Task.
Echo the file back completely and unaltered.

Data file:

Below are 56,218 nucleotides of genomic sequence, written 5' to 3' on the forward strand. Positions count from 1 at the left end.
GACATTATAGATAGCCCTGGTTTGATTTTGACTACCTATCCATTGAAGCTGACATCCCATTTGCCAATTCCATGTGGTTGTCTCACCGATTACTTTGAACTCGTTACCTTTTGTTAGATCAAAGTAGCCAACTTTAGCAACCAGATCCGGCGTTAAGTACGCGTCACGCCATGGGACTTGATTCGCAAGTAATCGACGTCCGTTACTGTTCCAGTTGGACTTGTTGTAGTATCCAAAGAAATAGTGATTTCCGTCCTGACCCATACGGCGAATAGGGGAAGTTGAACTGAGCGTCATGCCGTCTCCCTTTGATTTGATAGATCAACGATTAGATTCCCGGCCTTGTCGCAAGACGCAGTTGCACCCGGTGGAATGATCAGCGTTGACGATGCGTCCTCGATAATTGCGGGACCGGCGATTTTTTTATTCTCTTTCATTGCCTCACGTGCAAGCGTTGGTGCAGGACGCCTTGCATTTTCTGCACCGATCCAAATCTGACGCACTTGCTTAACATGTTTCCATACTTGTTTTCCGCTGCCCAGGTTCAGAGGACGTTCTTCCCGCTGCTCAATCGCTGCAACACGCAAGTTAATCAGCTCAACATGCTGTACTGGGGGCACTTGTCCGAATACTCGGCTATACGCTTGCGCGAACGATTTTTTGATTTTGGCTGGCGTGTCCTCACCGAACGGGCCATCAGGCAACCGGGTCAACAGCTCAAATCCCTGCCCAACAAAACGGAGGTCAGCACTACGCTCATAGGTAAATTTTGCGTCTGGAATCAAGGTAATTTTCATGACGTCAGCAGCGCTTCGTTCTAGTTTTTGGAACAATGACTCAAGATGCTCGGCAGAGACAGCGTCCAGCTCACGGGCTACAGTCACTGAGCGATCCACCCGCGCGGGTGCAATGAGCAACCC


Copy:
Below are 56,218 nucleotides of genomic sequence, written 5' to 3' on the forward strand. Positions count from 1 at the left end.
GACATTATAGATAGCCCTGGTTTGATTTTGACTACCTATCCATTGAAGCTGACATCCCATTTGCCAATTCCATGTGGTTGTCTCACCGATTACTTTGAACTCGTTACCTTTTGTTAGATCAAAGTAGCCAACTTTAGCAACCAGATCCGGCGTTAAGTACGCGTCACGCCATGGGACTTGATTCGCAAGTAATCGACGTCCGTTACTGTTCCAGTTGGACTTGTTGTAGTATCCAAAGAAATAGTGATTTCCGTCCTGACCCATACGGCGAATAGGGGAAGTTGAACTGAGCGTCATGCCGTCTCCCTTTGATTTGATAGATCAACGATTAGATTCCCGGCCTTGTCGCAAGACGCAGTTGCACCCGGTGGAATGATCAGCGTTGACGATGCGTCCTCGATAATTGCGGGACCGGCGATTTTTTTATTCTCTTTCATTGCCTCACGTGCAAGCGTTGGTGCAGGACGCCTTGCATTTTCTGCACCGATCCAAATCTGACGCACTTGCTTAACATGTTTCCATACTTGTTTTCCGCTGCCCAGGTTCAGAGGACGTTCTTCCCGCTGCTCAATCGCTGCAACACGCAAGTTAATCAGCTCAACATGCTGTACTGGGGGCACTTGTCCGAATACTCGGCTATACGCTTGCGCGAACGATTTTTTGATTTTGGCTGGCGTGTCCTCACCGAACGGGCCATCAGGCAACCGGGTCAACAGCTCAAATCCCTGCCCAACAAAACGGAGGTCAGCACTACGCTCATAGGTAAATTTTGCGTCTGGAATCAAGGTAATTTTCATGACGTCAGCAGCGCTTCGTTCTAGTTTTTGGAACAATGACTCAAGATGCTCGGCAGAGACAGCGTCCAGCTCACGGGCTACAGTCACTGAGCGATCCACCCGCGCGGGTGCAATGAGCAACCC